MusicNet provides branded digital music stores for other companies. At the moment, MusicNet's comprehensive suite of digital music services include Yahoo!, Cdigix Ctrax (on more than 30 college campuses), iMesh, HMV Digital, Virgin Digital U.K., FYE Download Zone, MTV's Urge, Microsoft's Zune and MusicGremlin. MusicNet is the world's leading business-to-business digital music service provider.
When you selected to have your albums delivered to MusicNet, your music was be placed in all the stores/services MusicNet currently provides and any future ones they may add. IMPORTANT: There is no way to pick and choose which stores you want to be in at MusicNet--it is an "all or nothing" choice. If you choose to have your music delivered to MusicNet, be aware they may drop or add stores/services, and your music will be removed from any dropped stores/services and/or into any new stores/services. IMPORTANT: Some current or some future stores that are part of MusicNet may distribute in countries outside the United States. You currently MUST have worldwide rights to your music before you select to have it available in the MusicNet group of stores. In the near future, Deal With Music will offer you the ability to control what parts of the world you make your music available in.
MusicNet sells music in various ways:
•    MusicNet Subscribers ("Members") can stream all the music they want for as long as they want as many times as they want for as long as they are subscribers. They can also buy permanent downloads, if they wish.
•    MusicNet Customers can buy permanent downloads, if they wish, without subscribing to any membership. They cannot stream songs on demand, like subscribers can.
•    MusicNet Trial Subscribers ("Trial Members") are trying out the MusicNet subscription streaming service, and will be able to stream as many songs as they want as many times as they want for 30 days at no charge; after the thirty days, they will have to pay to subscribe to keep on-demand streaming. NOTE: They can also buy permanent downloads, if they wish. YOU ARE NOT PAID FOR ANY SONGS STREAMED IN A TRIAL SUBSCRIPTION.
IMPORTANT: Anyone can sign up for MusicNet and get unlimited free streams for 30 days. If a customer streams your music during this period, you will not get any payment for them--it's considered promotional. This is a MusicNet policy. If you do not like the idea of people streaming your music for free, please do not choose MusicNet as one of your digital distribution stores.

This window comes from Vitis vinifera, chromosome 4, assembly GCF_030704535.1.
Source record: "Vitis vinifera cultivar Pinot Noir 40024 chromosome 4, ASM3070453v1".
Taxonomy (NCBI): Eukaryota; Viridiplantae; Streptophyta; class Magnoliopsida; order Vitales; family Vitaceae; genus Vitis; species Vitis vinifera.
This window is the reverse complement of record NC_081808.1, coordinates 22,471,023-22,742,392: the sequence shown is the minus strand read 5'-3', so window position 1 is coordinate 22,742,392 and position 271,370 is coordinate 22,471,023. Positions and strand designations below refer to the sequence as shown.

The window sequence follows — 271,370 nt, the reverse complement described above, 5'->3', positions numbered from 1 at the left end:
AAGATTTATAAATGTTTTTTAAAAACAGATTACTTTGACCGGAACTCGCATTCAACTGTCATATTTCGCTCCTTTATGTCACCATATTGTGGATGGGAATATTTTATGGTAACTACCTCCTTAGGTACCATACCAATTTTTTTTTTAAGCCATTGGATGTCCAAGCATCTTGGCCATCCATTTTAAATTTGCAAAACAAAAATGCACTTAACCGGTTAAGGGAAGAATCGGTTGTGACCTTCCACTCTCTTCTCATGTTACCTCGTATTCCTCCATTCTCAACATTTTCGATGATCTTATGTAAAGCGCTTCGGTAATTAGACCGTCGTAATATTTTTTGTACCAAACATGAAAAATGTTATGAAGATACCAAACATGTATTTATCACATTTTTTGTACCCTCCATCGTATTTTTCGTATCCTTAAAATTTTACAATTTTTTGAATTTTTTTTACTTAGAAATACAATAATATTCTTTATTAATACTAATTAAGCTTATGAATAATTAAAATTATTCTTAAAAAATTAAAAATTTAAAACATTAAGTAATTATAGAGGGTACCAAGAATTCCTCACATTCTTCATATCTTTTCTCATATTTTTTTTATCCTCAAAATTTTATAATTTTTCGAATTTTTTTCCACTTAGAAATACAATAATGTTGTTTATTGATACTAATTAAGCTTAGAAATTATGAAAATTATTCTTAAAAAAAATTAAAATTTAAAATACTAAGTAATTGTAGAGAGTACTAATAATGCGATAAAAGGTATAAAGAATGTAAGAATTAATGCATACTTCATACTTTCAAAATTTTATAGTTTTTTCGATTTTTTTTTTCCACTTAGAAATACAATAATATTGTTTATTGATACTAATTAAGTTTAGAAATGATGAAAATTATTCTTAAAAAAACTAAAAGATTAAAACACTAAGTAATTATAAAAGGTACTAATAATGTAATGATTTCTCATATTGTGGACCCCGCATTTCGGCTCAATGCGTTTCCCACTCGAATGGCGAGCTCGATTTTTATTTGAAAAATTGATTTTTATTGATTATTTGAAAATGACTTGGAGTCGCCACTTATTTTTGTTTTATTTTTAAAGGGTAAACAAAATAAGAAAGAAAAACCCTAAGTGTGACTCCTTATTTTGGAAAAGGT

What do I get paid when songs STREAM from MusicNet?
For STREAMS, MusicNet works on a Subscription Pay Rate Permanent Download model. MusicNet does not pay a pre-set amount for each stream. For each three month period, MusicNet calculates how many songs were streamed and how much money was paid to MusicNet for subscriptions in that period. This rate changes from period to period based on how many songs are streamed and how much money was paid to MusicNet for subscriptions.
To get the per-song Pay Rate, MusicNet divides the amount of money made by the number of songs streamed. This sets the Pay Rate for each song streamed. From this Pay Rate, MusicNet then deducts out Allowed Expenses (these are not negotiable and are the same Allowed Expenses deducted from all other labels and artists working with MusicNet). As always, Deal With Music takes nothing, passing all of your money on to you. You get 45% of what remains.
For Example: Say, in the months of January, February, March there were a total of 1,000,000 songs streamed from MusicNet by all customers streaming all songs. Imagine in those same months MusicNet took in $250,000 in digital streaming pre-pay revenue. That makes each individual stream worth $0.25.
From this $0.25, MusicNet then deducts expenses (credit card processing fees, advertising, bandwidth, other expenses). For this example, let's say the expenses come to $0.05 per song. This is subtracted from the $0.25 per song, leaving $0.20.
From this remaining $0.20, 45% goes to you. So in this example, you would make $0.09 per song streamed: $0.09 is the Subscription Streaming Pay Rate for this store in this period. If you had forty streams from MusicNet in this period, you'd make 40 x $0.09 = $3.60 (U.S.), and as always, Deal With Music takes nothing, 100% of that money goes to you.
What do I get paid when songs ARE DOWNLOADED from MusicNet?